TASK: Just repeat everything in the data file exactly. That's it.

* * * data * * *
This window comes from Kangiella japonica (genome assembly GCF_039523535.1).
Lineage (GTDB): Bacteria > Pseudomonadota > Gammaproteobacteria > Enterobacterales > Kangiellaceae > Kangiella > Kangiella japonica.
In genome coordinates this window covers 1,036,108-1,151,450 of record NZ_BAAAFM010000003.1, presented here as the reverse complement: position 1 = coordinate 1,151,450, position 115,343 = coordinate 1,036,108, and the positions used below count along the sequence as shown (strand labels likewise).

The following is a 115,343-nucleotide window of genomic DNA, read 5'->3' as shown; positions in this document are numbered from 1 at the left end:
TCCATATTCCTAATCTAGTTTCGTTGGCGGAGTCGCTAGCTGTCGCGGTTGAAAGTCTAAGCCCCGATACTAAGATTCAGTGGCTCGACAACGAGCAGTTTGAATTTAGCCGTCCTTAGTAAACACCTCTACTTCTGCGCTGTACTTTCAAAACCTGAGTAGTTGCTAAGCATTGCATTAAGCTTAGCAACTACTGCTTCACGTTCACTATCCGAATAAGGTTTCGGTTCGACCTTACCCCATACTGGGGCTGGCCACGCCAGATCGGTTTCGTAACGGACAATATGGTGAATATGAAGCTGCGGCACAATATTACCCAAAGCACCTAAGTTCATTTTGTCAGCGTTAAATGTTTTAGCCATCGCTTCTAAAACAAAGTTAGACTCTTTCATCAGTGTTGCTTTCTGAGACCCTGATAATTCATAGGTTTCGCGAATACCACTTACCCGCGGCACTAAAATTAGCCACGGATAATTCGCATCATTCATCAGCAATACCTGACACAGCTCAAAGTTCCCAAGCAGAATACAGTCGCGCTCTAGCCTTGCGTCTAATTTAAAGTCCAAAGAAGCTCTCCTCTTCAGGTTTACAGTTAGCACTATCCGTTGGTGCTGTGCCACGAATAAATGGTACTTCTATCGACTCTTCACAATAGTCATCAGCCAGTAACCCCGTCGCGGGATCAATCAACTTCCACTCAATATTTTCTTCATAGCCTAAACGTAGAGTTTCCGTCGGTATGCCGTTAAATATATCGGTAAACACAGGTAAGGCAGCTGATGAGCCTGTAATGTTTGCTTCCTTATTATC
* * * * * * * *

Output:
This window comes from Kangiella japonica (genome assembly GCF_039523535.1).
Lineage (GTDB): Bacteria > Pseudomonadota > Gammaproteobacteria > Enterobacterales > Kangiellaceae > Kangiella > Kangiella japonica.
In genome coordinates this window covers 1,036,108-1,151,450 of record NZ_BAAAFM010000003.1, presented here as the reverse complement: position 1 = coordinate 1,151,450, position 115,343 = coordinate 1,036,108, and the positions used below count along the sequence as shown (strand labels likewise).

The following is a 115,343-nucleotide window of genomic DNA, read 5'->3' as shown; positions in this document are numbered from 1 at the left end:
TCCATATTCCTAATCTAGTTTCGTTGGCGGAGTCGCTAGCTGTCGCGGTTGAAAGTCTAAGCCCCGATACTAAGATTCAGTGGCTCGACAACGAGCAGTTTGAATTTAGCCGTCCTTAGTAAACACCTCTACTTCTGCGCTGTACTTTCAAAACCTGAGTAGTTGCTAAGCATTGCATTAAGCTTAGCAACTACTGCTTCACGTTCACTATCCGAATAAGGTTTCGGTTCGACCTTACCCCATACTGGGGCTGGCCACGCCAGATCGGTTTCGTAACGGACAATATGGTGAATATGAAGCTGCGGCACAATATTACCCAAAGCACCTAAGTTCATTTTGTCAGCGTTAAATGTTTTAGCCATCGCTTCTAAAACAAAGTTAGACTCTTTCATCAGTGTTGCTTTCTGAGACCCTGATAATTCATAGGTTTCGCGAATACCACTTACCCGCGGCACTAAAATTAGCCACGGATAATTCGCATCATTCATCAGCAATACCTGACACAGCTCAAAGTTCCCAAGCAGAATACAGTCGCGCTCTAGCCTTGCGTCTAATTTAAAGTCCAAAGAAGCTCTCCTCTTCAGGTTTACAGTTAGCACTATCCGTTGGTGCTGTGCCACGAATAAATGGTACTTCTATCGACTCTTCACAATAGTCATCAGCCAGTAACCCCGTCGCGGGATCAATCAACTTCCACTCAATATTTTCTTCATAGCCTAAACGTAGAGTTTCCGTCGGTATGCCGTTAAATATATCGGTAAACACAGGTAAGGCAGCTGATGAGCCTGTAATGTTTGCTTCCTTATTATC